Underscoring the superior performance of Alberta’s economy compared to the rest of the country this year, the CMHC released new home construction data for June on Wednesday.
Nationally, the pace of home starts last month came in at a far bigger-than-expected annualized clip of 198,185 – a number that could make queasy experts who are banking on a slowdown in starts, especially in overbuilt segments like Toronto condominiums.
But June’s unexpected boom was largely led by one province: Alberta, where the local job market – and population growth rate – is leaving the rest of the country in the dust.
“They need supply” of new homes, BMO economist Robert Kavcic said in a note Wednesday.
Attracted by jobs in the province’s oil and gas sector, new arrivals from around Canada and elsewhere have pushed population growth in the province to a 32-year high of 3 per cent, Kavcic said.
Meanwhile, new construction activity declined considerably in Ontario (down 16 per cent), Quebec (-13.3 per cent) and British Columbia (-5 per cent), or provinces where worries about overbuilding have been highest.
“There should be little concern about widespread overbuilding,” Kavcic said.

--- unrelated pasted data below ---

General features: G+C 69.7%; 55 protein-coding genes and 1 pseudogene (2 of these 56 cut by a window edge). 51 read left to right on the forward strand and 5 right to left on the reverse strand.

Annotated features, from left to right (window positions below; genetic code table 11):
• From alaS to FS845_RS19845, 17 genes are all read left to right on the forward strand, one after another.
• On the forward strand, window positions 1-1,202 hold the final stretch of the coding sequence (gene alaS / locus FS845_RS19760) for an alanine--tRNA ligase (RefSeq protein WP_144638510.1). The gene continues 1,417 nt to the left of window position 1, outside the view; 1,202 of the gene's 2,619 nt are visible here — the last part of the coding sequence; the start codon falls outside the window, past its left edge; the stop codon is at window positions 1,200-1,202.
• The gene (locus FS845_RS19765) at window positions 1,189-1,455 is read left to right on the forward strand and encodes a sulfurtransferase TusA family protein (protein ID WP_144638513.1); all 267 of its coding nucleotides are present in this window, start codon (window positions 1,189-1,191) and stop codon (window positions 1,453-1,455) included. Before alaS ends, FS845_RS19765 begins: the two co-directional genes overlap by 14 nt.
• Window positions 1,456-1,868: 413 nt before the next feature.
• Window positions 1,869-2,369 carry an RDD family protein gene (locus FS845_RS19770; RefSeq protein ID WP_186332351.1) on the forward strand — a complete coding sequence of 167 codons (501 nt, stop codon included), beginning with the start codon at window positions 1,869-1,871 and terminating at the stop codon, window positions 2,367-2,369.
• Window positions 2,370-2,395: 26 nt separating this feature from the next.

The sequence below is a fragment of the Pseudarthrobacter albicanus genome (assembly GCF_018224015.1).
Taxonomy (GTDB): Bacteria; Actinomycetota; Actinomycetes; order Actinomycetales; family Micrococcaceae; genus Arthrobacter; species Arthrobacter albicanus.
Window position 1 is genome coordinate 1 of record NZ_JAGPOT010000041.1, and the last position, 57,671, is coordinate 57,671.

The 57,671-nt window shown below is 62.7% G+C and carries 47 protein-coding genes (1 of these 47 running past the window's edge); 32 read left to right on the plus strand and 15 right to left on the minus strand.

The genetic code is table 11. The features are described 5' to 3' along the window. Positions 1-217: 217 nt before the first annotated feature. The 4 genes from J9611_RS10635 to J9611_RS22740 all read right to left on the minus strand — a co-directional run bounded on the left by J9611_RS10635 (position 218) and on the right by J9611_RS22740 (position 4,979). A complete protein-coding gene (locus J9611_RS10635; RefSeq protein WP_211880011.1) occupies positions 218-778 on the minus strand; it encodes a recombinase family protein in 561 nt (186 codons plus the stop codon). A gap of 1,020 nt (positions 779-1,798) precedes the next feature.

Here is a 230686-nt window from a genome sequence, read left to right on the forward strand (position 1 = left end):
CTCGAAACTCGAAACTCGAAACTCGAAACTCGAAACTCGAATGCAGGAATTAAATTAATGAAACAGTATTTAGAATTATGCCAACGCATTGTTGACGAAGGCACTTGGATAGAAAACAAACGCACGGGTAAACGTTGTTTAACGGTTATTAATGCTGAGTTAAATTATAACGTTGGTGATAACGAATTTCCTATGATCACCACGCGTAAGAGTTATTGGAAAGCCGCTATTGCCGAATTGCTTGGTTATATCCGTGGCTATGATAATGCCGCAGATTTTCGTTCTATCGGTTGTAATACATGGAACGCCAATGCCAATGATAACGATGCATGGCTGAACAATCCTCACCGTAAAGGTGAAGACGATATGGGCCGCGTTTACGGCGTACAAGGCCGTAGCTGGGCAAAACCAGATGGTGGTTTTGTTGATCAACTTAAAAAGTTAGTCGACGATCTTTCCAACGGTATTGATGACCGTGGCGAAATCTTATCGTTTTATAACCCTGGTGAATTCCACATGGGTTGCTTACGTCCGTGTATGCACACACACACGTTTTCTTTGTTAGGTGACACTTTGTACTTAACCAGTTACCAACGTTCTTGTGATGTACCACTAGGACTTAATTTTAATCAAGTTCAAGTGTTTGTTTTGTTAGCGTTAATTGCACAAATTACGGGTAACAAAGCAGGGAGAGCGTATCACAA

Still, TD Economics, which has been the loudest among the country’s big banks about the concerns over an inflating residential real estate market, said demographics and demand in Alberta weren’t the lone drivers of June’s higher pace of construction.
“Low interest rates are adding more fuel to the housing market’s tank. Builders are clearly responding to the low interest rate environment and continued strong price growth in the existing home market by keep construction activity elevated,” Admir Kolaj, an economic analyst at TD said.
Kolaj said that nationally, “the market is still considered to be at least moderately overbuilt.
“Many of Canada’s biggest cities are already flush with condos for sale and still have a record number of units under construction, many of which will end up on the market once completed.”
© Shaw Media, 2014